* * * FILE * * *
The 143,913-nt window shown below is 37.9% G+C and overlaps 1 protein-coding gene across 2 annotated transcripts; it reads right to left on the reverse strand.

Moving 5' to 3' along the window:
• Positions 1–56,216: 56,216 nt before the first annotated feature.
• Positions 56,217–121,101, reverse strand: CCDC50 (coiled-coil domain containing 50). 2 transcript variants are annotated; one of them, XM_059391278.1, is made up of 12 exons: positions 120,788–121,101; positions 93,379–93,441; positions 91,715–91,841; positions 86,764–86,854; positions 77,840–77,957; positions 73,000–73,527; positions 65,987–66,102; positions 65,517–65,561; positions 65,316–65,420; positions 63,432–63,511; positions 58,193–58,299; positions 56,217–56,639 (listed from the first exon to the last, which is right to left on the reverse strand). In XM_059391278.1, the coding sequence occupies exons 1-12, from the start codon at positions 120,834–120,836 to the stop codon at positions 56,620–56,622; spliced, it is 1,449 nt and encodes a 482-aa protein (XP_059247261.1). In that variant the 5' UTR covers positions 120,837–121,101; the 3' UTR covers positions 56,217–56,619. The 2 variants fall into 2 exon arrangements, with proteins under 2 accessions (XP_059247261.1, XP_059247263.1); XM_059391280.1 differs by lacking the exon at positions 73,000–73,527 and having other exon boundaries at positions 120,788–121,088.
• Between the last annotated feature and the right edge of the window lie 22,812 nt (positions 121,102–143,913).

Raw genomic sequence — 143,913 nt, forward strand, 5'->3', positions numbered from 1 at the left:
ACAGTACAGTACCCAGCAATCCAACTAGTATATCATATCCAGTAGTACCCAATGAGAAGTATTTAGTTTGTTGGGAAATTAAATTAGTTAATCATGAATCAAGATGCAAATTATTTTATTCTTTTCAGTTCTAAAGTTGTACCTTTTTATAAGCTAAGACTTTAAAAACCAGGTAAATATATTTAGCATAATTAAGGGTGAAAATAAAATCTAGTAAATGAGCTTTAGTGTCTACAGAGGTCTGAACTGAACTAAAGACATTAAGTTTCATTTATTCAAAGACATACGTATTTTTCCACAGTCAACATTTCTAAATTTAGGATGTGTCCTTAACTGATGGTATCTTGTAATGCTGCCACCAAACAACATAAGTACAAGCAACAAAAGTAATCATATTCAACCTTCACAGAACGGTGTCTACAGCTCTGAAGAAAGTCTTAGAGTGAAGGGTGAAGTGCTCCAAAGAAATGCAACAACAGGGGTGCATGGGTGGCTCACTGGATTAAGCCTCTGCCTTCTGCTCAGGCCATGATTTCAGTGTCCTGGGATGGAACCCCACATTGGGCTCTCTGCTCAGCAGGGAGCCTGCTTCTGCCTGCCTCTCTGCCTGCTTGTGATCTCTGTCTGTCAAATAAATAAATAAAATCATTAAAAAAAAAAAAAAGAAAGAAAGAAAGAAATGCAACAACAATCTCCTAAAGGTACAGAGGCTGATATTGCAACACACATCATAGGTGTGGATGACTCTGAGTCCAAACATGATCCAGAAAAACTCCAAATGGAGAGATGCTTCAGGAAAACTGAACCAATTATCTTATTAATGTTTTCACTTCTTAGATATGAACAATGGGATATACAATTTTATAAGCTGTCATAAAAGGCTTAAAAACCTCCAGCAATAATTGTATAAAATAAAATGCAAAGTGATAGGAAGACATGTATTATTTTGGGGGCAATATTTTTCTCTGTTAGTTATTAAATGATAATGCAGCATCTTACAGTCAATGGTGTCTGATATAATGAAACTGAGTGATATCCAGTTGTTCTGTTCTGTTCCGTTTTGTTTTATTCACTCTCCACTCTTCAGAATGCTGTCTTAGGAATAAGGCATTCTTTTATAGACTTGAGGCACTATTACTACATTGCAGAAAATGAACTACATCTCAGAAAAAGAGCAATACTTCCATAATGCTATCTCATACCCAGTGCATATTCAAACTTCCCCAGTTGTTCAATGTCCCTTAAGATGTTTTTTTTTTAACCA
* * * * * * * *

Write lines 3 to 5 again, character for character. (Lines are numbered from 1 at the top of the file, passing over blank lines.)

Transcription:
• Positions 1–56,216: 56,216 nt before the first annotated feature.
• Positions 56,217–121,101, reverse strand: CCDC50 (coiled-coil domain containing 50). 2 transcript variants are annotated; one of them, XM_059391278.1, is made up of 12 exons: positions 120,788–121,101; positions 93,379–93,441; positions 91,715–91,841; positions 86,764–86,854; positions 77,840–77,957; positions 73,000–73,527; positions 65,987–66,102; positions 65,517–65,561; positions 65,316–65,420; positions 63,432–63,511; positions 58,193–58,299; positions 56,217–56,639 (listed from the first exon to the last, which is right to left on the reverse strand). In XM_059391278.1, the coding sequence occupies exons 1-12, from the start codon at positions 120,834–120,836 to the stop codon at positions 56,620–56,622; spliced, it is 1,449 nt and encodes a 482-aa protein (XP_059247261.1). In that variant the 5' UTR covers positions 120,837–121,101; the 3' UTR covers positions 56,217–56,619. The 2 variants fall into 2 exon arrangements, with proteins under 2 accessions (XP_059247261.1, XP_059247263.1); XM_059391280.1 differs by lacking the exon at positions 73,000–73,527 and having other exon boundaries at positions 120,788–121,088.
• Between the last annotated feature and the right edge of the window lie 22,812 nt (positions 121,102–143,913).